The newly-independent nation of East Timor has announced its first cabinet line-up and opened the inaugural session of the Constituent Assembly. East Timor became independent at the stroke of midnight May 20 when its U.N. administrators officially handed over power.
East Timor's Defense Forces march past the members of the new government shortly after the cabinet ministers took their oath of office. Prime Minister Mari Alkatiri addressed the hundreds of East Timorese and international dignitaries assembled outside the government's new offices the same building that formerly served as the headquarters for East Timor's U.N. administrators.
Those present included U.N. Secretary General Kofi Annan, Australian Prime Minister John Howard and former U.S. President Bill Clinton.
"East Timor's new government is conscious of the enormous challenges it faces," said Mr. Alkatiri. "While it may make some unpopular decisions, it will remain committed to the principle of building a strong and transparent government for the people," he added.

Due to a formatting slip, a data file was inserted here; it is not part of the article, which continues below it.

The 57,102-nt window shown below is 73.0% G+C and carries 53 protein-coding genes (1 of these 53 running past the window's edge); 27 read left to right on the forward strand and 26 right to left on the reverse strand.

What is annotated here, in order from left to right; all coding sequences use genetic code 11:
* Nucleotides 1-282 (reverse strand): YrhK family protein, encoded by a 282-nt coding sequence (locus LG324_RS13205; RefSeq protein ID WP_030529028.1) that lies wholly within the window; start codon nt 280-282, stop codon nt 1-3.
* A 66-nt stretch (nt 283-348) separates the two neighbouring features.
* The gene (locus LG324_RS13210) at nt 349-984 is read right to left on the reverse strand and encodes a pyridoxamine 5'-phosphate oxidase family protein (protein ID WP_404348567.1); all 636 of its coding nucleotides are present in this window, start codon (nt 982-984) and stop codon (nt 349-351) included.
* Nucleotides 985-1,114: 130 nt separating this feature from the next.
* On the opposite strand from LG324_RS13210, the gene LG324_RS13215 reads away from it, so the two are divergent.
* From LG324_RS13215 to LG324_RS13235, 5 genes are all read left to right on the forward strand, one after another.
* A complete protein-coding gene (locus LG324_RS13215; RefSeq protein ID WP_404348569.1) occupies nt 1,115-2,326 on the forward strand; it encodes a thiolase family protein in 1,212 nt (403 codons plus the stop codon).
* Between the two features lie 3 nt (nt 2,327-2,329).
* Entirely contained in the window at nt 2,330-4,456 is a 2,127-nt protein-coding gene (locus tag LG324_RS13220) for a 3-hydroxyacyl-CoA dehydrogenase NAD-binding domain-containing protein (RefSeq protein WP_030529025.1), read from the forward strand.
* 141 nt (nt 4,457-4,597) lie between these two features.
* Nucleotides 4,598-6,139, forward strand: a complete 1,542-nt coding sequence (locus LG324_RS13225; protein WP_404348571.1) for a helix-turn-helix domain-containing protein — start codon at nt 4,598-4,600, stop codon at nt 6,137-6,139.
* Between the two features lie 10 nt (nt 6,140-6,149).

Among those in the government are some familiar names. Nobel Laureate Jose Ramos-Horta remains East Timor's foreign minister a post he held during the two-year U.N. transitional period. Prime Minister Alkatiri, who is also the minister for economic affairs, is the man in charge of reviving East Timor's ramshackle economy. Madelena Boavita is the finance minister and Justice is in the hands of Anna Pessoa. Francisco Guterres serves as President of the Constituent Assembly.
Tens of thousands of people attended independence festivities on the outskirts of East Timor's capital Dili late Sunday and into Monday. The climax of the evening was the lowering of the U.N. flag, and, just past midnight, the raising of East Timor's flag for the first time over the independent nation.
The celebrations mark the end of East Timor's a long struggle for independence. East Timor's guerrilla army fought the Indonesian occupation of the territory for 24 years, sparked by Indonesia's 1975 invasion.
East Timor won independence in 1999 when its people voted overwhelmingly to break free of Indonesia, in a UN-supervised ballot. U.N. peacekeepers have spent the past two-and-a-half years helping East Timor's leaders hold democratic elections, write a constitution and form a new government.
East Timor has also signed a landmark treaty with Australia, covering oil and gas production in the Timor Gap, the body of water separating the two countries. The agreement is expected to bring billions of dollars in revenue to East Timor in the coming years. Until that happens, East Timor will remain dependent on international assistance. Last week donor countries pledged $90 million to help East Timor cover its budgetary expenses in its first three years of independence.